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Avalon Sea Watch

What is the Avalon Sea Watch?
The Avalon Sea Watch, a count of migrating seabirds, is conducted from an observation point overlooking the ocean at the north end of Avalon at 7th Street. This location was selected because the northern tip of Avalon extends a mile farther out into the ocean than the coastline to the north. Southbound seabirds that are following the coastline pass very close to this beachfront.

The migration of seabirds along the coast of New Jersey is spectacular, and an average of almost 800,000 seabirds are counted at the Avalon Sea Watch annually. In some years the count approaches one million birds. As remarkable as those numbers are, the bulk of this flight is extremely contracted. In most years about 70 percent of all the migrant seabirds pass in five weeks (from about October 7 to November 14).   Rarieties can and do show up at any time, and some very unexpected species have chosen to fly by the Avalon Sea Watch during the past 19 years.

Click here to download the totals of species counted at Avalon Sea Watch annually from 1993 thru 2011, in pdf format.

Click here for data on the high and low counts for each species.

Background of water bird migration counts  
 Although less widespread than raptor migration counts, several water bird migration projects , like Avalon, NJ, Whitefish Point,  MI, and Braddock Bay, NY, have systematically counted sea ducks and water birds for more than ten years.   The water bird migration count operated by New Jersey Audubon at Avalon has been counting water birds since 1995. The site is unique in that it provides an unobstructed view of the Atlantic Ocean at a point where the coast juts out approximately one mile further than the coastline to the north, causing the water birds to turn and pass close to the count site.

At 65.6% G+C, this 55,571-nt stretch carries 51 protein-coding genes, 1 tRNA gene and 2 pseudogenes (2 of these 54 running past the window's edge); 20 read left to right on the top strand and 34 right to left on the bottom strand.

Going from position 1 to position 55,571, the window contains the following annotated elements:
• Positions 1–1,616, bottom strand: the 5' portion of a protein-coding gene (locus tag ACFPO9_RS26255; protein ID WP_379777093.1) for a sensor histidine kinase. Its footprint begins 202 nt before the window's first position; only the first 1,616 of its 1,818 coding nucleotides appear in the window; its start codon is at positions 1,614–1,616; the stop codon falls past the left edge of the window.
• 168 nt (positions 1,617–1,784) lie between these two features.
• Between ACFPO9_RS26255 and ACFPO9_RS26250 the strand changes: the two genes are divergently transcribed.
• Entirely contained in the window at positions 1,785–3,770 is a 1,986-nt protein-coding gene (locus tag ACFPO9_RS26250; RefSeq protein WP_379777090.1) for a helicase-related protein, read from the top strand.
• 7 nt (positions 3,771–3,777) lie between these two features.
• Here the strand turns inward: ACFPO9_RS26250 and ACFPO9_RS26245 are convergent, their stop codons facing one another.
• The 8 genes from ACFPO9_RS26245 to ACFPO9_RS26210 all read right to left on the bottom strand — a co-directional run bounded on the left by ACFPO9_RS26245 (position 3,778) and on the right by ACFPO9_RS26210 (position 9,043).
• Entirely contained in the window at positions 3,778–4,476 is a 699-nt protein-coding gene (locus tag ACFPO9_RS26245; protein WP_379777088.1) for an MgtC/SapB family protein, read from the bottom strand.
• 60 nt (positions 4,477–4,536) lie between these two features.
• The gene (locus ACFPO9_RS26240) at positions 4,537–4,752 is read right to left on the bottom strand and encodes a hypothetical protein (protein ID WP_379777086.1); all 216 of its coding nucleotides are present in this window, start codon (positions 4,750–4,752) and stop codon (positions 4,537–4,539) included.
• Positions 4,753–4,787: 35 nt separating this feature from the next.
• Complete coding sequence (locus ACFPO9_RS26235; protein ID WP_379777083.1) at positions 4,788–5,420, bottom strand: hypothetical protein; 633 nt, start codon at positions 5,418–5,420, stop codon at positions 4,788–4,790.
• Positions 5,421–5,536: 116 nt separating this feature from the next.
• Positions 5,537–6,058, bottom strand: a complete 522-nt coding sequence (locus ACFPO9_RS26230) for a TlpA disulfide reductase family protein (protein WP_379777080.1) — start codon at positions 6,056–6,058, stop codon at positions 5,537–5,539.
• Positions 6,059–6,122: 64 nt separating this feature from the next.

Assessing population status and trends in many Arctic and sub-Arctic breeding waterfowl and water birds poses a tremendous challenge.  The logistical difficulties in counting water birds across their range during the nesting season are obvious.  This is also true of assessing wintering populations spread across the offshore waters of large lakes and extensive coastlines.  However,  systematic water bird counts from a fixed point along a migration route could be very useful, providing information which can be used to augment  other census methods.

How the count operates

     Tom Reed on duty in 2011; photo by Sam Galick

The Avalon Sea Watch is located at the seawall at the east end of 7th Street in Avalon on the Atlantic Ocean, just south of Townsend’s Inlet.  The count is conducted from sunrise to sunset, 7 days a week, in all weather conditions. from 22 September  to  22 December, using binoculars and spotting scopes. The primary counter counts five days a week, and a secondary “relief” counter  covers the other two days. The data are recorded in hourly segments, and recorded on current standard forms.  The totals are accumulated using either hand held or, for species migrating in large groups,  multiple-unit tally counters.  

The overall flight is mainly affected by seasonal and daily temporal patterns, and to a lesser extent by wind direction, and wind speed. Visibility is always a factor, as reduced visibility hinders the counters’ ability to assess the flight.  It takes a hardy soul, and an experienced bider to conduct the Sea Watch!

Characteristics of the flight
In general, the flight tends to be heaviest early and late in the day, although during big flights it is fairly consistent throughout the day.  Southerly and easterly winds seem to be more conducive to sea bird flights than northerly or westerly winds.  For most species, the flight line is essentially north to south along the coast. However, there are a few species that will fly inland from over the ocean, most notably cormorants, geese, and herons/egrets.  Most of the time, the flight is fairly low, but dabbling ducks,  cormorants,  geese,  and a few other species can get quite high.

Determining what to count, and when, is usually fairly clear, as most seabirds approach from the north, and disappear to the south.  However, experience has shown that  gannets, terns, and gulls find the mouth of Townsend’s Inlet and the nearby offshore waters  an inviting feeding locale. At these times, the counter must be careful to determine  whether or not these birds are feeding and then moving on, or choose to remain for the day.